Paying for the medical expenses, ripui, resulting from the injury seems simple enough. Yet two major points of Jewish thought and law arise from the Talmudic discussion of the obligation to pay ripui. “A student of the school of Rabbi Yishmael taught: ‘and he shall heal, heal him’ (Shemot 21:19) from here was given permission for the physician to heal.” (Bava Kamma 85a) Even those with the most rudimentary knowledge of Judaism know that we can do (almost) anything to save a life. The idea that we would need explicit permission from a biblical verse seems almost absurd, so ingrained is the notion of the sanctity of life. Yet it took a biblical verse to allow the practice of medicine lest one argue what right do we have to heal if G-d makes sick? We dare not, one might logically argue, interfere with the will of G-d. Yet interfere is what we are not only allowed to do but are in fact obligated to do.

And pay for medical bills he must. If the perpetrator offers to heal the victim himself, the victim can understandably reject such an offer. And if he offers the services of another doctor who will heal at no charge that too can be rejected with the argument that “a doctor who heals for nothing is worth nothing.[4]” One truly gets what one pays for.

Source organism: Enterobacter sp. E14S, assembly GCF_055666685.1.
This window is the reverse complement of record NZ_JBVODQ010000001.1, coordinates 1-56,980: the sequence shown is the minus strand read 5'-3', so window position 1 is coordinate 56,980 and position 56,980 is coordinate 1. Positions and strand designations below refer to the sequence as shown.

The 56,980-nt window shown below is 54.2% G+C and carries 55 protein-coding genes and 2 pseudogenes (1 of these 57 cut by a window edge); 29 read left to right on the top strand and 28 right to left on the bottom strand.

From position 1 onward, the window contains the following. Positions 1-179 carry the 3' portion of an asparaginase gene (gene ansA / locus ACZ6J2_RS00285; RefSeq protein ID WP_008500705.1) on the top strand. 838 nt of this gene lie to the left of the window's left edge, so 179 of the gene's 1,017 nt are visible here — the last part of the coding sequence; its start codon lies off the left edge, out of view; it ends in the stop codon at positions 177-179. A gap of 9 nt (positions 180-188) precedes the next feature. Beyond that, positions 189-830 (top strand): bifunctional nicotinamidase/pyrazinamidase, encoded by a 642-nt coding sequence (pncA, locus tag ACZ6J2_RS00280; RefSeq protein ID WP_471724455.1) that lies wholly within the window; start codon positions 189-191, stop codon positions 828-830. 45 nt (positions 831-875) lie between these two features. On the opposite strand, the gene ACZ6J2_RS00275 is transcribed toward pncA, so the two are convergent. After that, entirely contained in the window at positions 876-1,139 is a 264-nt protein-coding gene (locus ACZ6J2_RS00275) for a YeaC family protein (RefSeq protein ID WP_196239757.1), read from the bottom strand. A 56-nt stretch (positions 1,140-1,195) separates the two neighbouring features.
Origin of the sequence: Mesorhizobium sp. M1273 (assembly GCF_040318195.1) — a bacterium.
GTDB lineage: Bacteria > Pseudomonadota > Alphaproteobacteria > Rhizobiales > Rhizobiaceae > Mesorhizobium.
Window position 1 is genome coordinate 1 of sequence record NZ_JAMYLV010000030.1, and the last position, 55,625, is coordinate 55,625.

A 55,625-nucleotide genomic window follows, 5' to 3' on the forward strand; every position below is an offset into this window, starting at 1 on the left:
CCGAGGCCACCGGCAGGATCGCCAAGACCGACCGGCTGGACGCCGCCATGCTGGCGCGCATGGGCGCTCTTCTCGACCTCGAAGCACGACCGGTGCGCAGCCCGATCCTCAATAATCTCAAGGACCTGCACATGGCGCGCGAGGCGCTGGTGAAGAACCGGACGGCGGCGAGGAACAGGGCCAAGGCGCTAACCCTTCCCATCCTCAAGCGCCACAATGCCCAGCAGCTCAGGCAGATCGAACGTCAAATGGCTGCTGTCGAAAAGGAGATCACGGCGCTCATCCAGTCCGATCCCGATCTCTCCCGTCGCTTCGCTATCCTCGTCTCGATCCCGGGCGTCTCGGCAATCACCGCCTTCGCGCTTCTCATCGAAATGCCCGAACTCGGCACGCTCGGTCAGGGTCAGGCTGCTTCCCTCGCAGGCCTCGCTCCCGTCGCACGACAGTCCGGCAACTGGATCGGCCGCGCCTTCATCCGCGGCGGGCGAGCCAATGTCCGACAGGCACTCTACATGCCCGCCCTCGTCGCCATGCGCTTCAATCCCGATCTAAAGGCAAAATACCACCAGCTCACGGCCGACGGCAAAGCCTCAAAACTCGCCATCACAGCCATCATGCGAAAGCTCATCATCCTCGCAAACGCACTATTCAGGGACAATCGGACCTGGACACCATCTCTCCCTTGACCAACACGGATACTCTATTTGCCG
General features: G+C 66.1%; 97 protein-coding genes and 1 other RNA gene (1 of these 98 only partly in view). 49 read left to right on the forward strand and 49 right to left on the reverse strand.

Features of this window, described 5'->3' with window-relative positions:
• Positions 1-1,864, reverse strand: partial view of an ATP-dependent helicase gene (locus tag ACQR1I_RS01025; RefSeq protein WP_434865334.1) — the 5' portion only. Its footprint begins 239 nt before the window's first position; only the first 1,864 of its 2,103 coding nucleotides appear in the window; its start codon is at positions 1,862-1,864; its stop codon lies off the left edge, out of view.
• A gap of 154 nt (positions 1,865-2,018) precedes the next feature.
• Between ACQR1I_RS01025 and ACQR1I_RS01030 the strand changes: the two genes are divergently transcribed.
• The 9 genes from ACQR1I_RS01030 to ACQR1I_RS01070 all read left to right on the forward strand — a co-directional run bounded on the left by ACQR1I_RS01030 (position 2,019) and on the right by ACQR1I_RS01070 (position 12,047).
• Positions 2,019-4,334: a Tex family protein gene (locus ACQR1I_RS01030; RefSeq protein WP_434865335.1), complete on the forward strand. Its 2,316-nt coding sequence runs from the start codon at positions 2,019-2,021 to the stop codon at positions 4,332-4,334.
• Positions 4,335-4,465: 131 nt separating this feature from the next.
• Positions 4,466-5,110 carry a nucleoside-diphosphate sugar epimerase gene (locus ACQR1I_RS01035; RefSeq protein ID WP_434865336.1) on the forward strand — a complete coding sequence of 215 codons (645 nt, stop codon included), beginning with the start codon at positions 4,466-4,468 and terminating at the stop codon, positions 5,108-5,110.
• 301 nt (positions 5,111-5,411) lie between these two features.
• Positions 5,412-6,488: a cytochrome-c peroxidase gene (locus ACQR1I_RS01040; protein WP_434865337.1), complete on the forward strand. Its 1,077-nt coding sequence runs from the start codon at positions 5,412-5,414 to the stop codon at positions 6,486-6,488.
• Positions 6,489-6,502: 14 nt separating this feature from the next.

In what was way ahead of its time the Torah imposed a fine for embarrassing others. This is a somewhat subjective amount with it being determined “according to the embarrassor and the embarrassed.” Slapping the Queen of England will cost you more than slapping some unknown accountant (nothing against accountants….) and being slapped by the Queen will earn you some more than a slap in the face from the accountant.

[1] The expression hachovel bechaveiro is likely just a convention of speech with chaveiro, literally a friend, the standard nomenclature for another person. Yet it is worth noting that in most cases of violent crime the victim and the perpetrator know each other and often were at one time good friends. 
 

[2] While many jurisdictions will mete out greater punishment for crimes against police officers this too has less to do with the individual victim and much to do with the fact that they represent the State and attacking them is a greater attack on the laws of the land.
 

[3] Clayton Kershaw who has won three Cy Young Awards is in the midst of a seven-year $215,000,000 contract. That total is still $16,000,000 less than David Price will make during his seven-year contract. You sure do not want to mess with their arms.
 

[4] This is especially significant when one considers that in theory a doctor may not be paid as the act of healing is a mitzva and one is meant to do mitzvot voluntarily. Theory is nice but in the real world we must ensure that those providing vital services, be they doctors or teachers, are paid appropriately.